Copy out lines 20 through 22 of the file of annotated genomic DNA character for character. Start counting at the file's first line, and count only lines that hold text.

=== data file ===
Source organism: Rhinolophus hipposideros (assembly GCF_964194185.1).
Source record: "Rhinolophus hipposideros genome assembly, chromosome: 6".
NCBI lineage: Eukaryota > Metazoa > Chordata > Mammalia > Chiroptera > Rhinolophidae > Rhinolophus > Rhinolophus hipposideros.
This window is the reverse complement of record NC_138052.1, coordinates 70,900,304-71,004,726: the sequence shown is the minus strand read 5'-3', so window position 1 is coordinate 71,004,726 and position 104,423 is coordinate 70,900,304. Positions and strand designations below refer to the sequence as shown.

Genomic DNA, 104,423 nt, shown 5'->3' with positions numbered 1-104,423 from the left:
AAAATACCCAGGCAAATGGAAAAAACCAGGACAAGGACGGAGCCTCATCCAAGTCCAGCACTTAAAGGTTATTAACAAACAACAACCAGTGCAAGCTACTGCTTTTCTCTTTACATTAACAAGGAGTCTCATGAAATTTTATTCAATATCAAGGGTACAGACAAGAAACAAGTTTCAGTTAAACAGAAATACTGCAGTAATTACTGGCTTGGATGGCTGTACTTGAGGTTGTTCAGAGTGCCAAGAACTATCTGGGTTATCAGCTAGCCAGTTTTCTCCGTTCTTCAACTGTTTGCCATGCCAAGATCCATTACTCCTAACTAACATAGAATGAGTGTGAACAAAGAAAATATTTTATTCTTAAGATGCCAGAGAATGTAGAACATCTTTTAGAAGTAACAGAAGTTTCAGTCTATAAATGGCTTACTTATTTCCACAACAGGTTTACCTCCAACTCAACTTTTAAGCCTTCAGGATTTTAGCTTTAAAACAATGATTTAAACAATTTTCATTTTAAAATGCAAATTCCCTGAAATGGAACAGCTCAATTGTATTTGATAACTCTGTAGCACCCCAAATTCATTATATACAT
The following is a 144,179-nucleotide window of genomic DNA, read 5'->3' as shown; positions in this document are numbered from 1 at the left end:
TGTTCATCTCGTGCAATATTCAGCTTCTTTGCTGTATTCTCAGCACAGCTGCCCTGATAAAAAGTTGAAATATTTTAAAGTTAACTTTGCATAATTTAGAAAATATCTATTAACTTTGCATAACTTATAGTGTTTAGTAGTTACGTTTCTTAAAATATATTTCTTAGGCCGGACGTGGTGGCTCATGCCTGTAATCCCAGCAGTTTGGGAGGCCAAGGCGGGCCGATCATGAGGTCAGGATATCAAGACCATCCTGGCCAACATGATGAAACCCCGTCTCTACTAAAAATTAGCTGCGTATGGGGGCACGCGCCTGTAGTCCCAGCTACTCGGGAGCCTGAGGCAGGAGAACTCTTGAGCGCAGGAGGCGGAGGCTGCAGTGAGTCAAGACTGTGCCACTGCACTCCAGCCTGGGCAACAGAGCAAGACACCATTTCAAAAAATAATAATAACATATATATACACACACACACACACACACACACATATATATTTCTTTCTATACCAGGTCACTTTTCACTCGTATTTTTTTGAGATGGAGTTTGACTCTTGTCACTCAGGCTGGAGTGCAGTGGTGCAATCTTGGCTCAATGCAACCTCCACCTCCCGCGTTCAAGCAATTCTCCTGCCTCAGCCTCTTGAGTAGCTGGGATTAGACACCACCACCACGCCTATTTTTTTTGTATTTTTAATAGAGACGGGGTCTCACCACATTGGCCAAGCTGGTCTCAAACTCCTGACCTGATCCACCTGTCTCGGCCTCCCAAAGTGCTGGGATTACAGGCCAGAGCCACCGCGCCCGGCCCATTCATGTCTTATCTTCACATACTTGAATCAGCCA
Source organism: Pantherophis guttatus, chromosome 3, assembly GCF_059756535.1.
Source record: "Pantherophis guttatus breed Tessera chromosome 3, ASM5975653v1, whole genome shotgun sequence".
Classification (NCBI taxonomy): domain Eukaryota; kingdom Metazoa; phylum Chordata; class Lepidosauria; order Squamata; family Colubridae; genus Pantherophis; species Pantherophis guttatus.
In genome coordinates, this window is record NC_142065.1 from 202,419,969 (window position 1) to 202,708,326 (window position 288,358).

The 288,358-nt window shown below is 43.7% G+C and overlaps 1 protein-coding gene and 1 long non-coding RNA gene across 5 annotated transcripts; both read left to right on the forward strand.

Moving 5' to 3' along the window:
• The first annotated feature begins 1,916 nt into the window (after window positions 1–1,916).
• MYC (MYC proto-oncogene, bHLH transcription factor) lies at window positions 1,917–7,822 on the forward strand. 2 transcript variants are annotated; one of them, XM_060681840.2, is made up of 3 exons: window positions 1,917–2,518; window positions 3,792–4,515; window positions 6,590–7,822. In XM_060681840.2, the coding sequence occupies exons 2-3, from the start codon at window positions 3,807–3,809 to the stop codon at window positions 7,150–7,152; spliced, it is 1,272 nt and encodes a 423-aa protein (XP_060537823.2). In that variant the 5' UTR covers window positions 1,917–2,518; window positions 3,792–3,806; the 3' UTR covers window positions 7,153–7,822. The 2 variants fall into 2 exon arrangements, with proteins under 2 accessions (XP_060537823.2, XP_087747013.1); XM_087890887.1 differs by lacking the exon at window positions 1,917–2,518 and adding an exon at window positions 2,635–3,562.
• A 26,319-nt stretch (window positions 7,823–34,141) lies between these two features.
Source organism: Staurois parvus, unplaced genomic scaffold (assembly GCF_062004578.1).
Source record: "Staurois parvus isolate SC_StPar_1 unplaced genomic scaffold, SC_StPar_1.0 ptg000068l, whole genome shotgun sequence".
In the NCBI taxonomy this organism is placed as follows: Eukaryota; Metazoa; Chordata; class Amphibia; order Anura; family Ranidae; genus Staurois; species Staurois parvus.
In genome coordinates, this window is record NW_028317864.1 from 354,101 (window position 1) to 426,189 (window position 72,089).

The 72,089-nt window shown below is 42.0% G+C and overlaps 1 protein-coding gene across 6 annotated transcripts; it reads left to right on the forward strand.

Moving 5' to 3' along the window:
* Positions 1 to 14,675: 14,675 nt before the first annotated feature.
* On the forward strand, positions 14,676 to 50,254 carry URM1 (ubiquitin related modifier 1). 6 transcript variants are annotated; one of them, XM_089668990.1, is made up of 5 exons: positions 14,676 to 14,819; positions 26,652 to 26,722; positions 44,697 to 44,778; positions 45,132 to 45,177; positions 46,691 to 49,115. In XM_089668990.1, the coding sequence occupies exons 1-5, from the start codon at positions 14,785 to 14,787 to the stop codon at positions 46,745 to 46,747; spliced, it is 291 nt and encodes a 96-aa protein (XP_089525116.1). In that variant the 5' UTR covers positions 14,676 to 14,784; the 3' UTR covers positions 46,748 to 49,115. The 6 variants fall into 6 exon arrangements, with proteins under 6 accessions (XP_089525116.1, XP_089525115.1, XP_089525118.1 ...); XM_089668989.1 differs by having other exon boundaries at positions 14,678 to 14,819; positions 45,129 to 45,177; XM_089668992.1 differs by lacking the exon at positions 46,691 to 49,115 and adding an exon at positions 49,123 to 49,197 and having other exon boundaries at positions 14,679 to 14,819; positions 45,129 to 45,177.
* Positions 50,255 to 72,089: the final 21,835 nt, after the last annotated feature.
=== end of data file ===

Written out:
In the NCBI taxonomy this organism is placed as follows: Eukaryota; Metazoa; Chordata; class Amphibia; order Anura; family Ranidae; genus Staurois; species Staurois parvus.
In genome coordinates, this window is record NW_028317864.1 from 354,101 (window position 1) to 426,189 (window position 72,089).

The 72,089-nt window shown below is 42.0% G+C and overlaps 1 protein-coding gene across 6 annotated transcripts; it reads left to right on the forward strand.